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Hodler's scenic Switzerland: Geneva's Musee Rath celebrates the 150th anniversary of the birth of Ferdinand Hodler with a retrospective look at his scenic paintings.

Driving along the auto route overlooking Lake Geneva not long after visiting the Hodler "Le Paysage" exhibition, I suddenly saw that familiar sight in a new "Hodlerian" way, reduced to a near-abstraction of sky and water with those strong horizontal lines delineating the various tones of blue. Not that I was unfamiliar with Hodler--his portraits, monumental decors and historical works are a sort of leitmotif of Swiss culture--but the Musee Rath's concentration on his landscapes underscored the power and beauty of his interpretations of nut natural surroundings. They are essential to an understanding and appreciation of Hodler's art.

The paintings of Lake Geneva grouped on the lower floor of Musee Rath begin with a view of the lake from Saint-Prex, Painted in 1901, such panoramic waterscapes began to dominate his work. His pictures are characterised by the absence of people and any reference to human life. i.e. buildings, devoid of detail and reduced to design elements.

His motifs became increasingly stylised, the contours blurred, the forms--mountains, shoreline. clouds--created exclusively by his masterful manipulation of colour.

Hodler had an excellent vantage point. In 1913, the painter took up residence on Geneva's elegant Quai Mont-Blanc with a view of the French Alps and the Saleve, which came to occupy a central point in his art. Tormented by insomnia and the infirmities of advanced age, he used the early morning hours to observe the passage from night to day. A series of paintings from the winter of 1917. 1918, the year of his death, portray the distant Mont-Blanc massif throughout the day--from dawn to sunset. These paintings, impressionistic hi style, achieve effects similar to Claude Monet's celebrated studies of the Cathedral of Rouen

Genevois By Adoption

Ferdinand Hodler was born in 1853 in Bern. He apprenticed with the Swiss landscape painter Ferdinand Summer in Thun from 1868-70, where he developed his scenic inclinations. He moved to Geneva in 1871, with the goal of copying the works of Alexandre Calame and Francois Diday at the Musee Rath. He remained in Geneva to continue his studies under Barthelemy Menn at the Ecole des Beaux-Arts through 1877. It was during this period that Hodler thought of becoming a naturalist and took courses in geology with Carl Vogt, which influenced his later paintings of rocks and mountains.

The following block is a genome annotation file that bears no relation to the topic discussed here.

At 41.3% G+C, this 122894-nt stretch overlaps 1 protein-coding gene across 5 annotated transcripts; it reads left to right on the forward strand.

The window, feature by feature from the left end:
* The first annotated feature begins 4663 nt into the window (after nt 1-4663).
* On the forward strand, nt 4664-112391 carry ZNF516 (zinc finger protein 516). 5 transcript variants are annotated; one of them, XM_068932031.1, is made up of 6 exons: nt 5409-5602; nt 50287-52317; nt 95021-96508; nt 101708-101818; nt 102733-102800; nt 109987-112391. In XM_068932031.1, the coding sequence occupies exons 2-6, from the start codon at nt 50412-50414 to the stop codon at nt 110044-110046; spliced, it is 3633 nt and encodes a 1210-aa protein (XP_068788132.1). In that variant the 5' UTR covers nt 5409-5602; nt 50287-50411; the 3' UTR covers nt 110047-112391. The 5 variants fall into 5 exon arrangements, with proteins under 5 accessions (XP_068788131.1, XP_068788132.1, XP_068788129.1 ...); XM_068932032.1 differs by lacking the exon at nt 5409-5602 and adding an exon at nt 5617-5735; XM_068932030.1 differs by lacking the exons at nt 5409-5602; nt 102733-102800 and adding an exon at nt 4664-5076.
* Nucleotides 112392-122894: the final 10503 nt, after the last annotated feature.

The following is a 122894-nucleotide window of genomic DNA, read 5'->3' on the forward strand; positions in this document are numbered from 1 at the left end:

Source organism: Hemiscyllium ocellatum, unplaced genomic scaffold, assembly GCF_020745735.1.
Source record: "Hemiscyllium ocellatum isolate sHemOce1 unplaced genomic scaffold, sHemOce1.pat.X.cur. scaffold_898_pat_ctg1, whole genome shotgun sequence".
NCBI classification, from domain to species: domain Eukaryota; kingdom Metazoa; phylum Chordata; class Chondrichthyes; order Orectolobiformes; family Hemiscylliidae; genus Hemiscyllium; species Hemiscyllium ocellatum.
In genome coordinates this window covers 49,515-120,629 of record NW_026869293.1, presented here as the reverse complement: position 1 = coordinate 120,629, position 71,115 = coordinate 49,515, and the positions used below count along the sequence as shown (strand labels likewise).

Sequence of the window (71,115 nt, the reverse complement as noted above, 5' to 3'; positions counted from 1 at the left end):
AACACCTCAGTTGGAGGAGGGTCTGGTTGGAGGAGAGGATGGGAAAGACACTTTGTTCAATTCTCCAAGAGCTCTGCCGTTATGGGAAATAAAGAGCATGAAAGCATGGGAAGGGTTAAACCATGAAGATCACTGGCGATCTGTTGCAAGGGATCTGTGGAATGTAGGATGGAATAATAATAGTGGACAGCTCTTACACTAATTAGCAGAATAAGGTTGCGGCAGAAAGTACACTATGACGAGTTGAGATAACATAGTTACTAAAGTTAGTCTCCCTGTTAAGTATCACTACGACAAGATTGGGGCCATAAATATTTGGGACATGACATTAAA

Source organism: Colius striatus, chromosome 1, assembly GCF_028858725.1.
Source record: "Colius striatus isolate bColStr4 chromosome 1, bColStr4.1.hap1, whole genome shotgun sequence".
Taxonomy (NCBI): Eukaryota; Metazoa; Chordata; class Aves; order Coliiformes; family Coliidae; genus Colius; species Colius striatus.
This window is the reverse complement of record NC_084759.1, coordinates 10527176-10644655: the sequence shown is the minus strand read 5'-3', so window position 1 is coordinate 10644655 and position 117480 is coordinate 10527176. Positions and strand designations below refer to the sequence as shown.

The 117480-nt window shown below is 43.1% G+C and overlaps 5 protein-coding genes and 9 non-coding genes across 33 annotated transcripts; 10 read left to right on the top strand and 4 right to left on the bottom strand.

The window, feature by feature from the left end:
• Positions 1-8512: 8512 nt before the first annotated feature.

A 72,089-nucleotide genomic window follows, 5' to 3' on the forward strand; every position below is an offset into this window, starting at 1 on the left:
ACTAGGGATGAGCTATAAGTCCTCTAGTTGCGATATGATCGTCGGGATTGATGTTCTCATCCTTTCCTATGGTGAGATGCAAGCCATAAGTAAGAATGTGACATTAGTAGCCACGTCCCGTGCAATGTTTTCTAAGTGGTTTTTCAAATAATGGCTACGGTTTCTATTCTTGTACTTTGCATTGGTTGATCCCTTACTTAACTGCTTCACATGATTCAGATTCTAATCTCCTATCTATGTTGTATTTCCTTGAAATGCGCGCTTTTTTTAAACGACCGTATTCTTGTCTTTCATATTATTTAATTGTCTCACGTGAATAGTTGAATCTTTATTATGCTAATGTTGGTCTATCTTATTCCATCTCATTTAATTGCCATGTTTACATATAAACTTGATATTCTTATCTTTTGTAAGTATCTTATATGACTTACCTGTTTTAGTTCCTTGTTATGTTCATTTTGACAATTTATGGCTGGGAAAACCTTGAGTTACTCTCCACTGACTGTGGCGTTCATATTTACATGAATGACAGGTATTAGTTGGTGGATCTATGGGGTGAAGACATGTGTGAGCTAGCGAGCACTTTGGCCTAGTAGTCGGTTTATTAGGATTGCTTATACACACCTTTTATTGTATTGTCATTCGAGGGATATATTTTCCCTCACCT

After a brief sojourn in Spain, where he expressed great enthusiasm for the Spanish painters whose works he saw at the Prado, Hodler returned to Geneva and rented a studio on the Grand-Rue. Examples of this early period of development of Hodler's scenic signature are arranged chronologically in the current exhibition. Many of these are quite conventional in style, indicating the objects of the artist's interest but without his characteristic stamp.

A Thematic Journey

Towards 1890, Hodler's style of painting underwent a significant change and a mystical dimension began to emerge. At the same time, he discovered symmetry as a principle of composition, something he referred to as "parallelism", laying down his colours in horizontal bands.

Following his participation ha the 19th Secession exhibition in Vienna in 1904, his landscape output went from strength to strength. His stylised motifs took on a monumental aspect. While undergoing a constant process of simplification, he continued to make a bold play of colour.

From the outset of this true "Hodlerian" style, curator Paul Lang switched from a chronological to a thematic organisation of his works: trees, rocks and streams, mountains, valleys, etc.

His paintings of lakes form the final four segments, denoting their importance in his total oeuvre. In the section "Sovereignty of the Lake", an element of Art Nouveau creeps in, ,seen in the design-like ordering of elements and dynamic curves. Two segments are devoted to reflections of mountains in the water, juxtaposing the strong diagonals of the mountains with the horizontal lines of their reflections.

From Geneva To Zurich

This exhibition is the result of the close collaboration with the Zurich Kunsthaus and the Swiss Institute of Art. The 70 paintings shown come front a variety of public and private sources, including a dozen from the Musee d'Art et d'Histoire, which boasts the largest number of Hodlers (142 paintings and 657 drawings) in its permanent collection.

On view at the Musee Path through February 1, 2004, the exhibition will go on to Zurich, where it can be seen at the Kunsthaus beginning March 5.
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Title Annotation:Art & Culture
Author:Krienke, Mary
Publication:Swiss News
Date:Nov 1, 2003
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